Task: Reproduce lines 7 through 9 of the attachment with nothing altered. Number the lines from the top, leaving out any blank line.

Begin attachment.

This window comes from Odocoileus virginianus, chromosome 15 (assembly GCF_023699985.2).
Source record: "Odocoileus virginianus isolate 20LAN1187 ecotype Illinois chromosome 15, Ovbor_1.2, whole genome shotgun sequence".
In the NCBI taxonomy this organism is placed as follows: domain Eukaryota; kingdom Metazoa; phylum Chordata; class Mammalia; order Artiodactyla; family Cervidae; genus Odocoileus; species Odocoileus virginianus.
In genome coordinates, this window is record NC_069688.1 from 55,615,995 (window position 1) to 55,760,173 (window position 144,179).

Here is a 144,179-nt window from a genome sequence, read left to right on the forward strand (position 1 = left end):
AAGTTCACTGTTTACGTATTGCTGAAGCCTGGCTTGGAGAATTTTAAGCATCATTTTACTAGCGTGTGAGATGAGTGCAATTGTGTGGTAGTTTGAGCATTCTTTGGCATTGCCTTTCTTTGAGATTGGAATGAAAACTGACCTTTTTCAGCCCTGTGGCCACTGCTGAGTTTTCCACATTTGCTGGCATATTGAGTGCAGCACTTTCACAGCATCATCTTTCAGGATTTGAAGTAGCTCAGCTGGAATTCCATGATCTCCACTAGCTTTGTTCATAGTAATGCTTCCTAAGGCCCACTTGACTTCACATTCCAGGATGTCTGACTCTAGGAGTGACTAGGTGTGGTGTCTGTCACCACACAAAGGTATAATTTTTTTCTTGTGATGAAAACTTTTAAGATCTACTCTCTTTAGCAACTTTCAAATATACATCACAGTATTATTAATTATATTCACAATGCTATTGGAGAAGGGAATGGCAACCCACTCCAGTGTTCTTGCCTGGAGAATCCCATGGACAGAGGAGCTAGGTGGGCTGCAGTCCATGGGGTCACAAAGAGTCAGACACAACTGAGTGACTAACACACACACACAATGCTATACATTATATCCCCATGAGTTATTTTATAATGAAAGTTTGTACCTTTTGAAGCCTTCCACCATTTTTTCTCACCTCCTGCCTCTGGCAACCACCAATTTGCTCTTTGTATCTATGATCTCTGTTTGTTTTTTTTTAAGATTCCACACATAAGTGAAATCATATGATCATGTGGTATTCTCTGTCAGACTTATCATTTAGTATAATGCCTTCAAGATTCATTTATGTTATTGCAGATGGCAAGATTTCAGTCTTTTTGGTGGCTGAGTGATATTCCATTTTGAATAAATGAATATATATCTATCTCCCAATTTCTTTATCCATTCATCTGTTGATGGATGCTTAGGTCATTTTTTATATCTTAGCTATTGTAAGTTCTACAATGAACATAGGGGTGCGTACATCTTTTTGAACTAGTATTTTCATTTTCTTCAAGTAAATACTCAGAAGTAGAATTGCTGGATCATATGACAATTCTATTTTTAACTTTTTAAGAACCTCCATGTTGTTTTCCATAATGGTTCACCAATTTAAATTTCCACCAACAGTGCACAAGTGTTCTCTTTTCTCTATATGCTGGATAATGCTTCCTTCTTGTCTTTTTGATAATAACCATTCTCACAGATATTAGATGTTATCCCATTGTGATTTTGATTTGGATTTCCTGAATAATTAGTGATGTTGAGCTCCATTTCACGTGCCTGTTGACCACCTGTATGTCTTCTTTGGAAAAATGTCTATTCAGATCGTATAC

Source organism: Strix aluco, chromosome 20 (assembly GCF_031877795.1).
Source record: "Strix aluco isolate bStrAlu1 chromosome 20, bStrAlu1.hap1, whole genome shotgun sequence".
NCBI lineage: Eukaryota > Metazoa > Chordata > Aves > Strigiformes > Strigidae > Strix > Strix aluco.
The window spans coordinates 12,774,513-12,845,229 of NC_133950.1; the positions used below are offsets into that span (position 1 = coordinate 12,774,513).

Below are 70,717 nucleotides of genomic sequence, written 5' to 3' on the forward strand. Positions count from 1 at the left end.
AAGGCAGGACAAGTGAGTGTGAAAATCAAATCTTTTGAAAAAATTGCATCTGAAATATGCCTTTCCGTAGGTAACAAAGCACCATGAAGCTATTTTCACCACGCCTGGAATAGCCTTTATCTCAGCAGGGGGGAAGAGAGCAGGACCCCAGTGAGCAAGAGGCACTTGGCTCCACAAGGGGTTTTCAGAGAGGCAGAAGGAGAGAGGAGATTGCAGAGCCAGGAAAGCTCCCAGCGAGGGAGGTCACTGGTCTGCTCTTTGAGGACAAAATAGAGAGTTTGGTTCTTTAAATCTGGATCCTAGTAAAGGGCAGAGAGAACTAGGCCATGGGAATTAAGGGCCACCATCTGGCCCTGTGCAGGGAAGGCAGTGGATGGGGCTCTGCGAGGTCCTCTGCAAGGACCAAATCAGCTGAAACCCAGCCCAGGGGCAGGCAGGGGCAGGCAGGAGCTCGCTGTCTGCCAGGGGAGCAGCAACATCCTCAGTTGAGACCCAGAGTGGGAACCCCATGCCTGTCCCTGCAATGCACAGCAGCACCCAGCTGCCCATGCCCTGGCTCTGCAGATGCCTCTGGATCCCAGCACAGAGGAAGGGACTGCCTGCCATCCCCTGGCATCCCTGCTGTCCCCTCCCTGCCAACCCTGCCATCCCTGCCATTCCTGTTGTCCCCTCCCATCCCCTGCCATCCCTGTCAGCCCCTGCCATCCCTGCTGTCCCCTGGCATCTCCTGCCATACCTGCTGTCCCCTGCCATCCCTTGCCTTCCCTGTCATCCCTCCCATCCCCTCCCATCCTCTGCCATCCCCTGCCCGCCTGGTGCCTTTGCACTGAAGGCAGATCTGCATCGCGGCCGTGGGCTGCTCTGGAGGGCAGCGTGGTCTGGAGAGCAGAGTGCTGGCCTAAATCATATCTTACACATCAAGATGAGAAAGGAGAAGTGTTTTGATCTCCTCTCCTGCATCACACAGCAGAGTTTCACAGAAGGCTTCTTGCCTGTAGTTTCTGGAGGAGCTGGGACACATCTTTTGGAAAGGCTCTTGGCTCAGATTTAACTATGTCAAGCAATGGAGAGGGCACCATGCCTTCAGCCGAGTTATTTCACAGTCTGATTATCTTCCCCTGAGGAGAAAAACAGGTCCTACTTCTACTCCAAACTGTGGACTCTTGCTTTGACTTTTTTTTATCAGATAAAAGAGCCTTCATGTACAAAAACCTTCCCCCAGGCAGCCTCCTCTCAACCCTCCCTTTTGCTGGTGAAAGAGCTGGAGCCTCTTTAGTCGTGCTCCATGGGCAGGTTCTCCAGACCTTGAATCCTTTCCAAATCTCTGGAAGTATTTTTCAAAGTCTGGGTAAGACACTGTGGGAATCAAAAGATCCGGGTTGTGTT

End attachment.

Source organism: Strix aluco, chromosome 20 (assembly GCF_031877795.1).
Source record: "Strix aluco isolate bStrAlu1 chromosome 20, bStrAlu1.hap1, whole genome shotgun sequence".
NCBI lineage: Eukaryota > Metazoa > Chordata > Aves > Strigiformes > Strigidae > Strix > Strix aluco.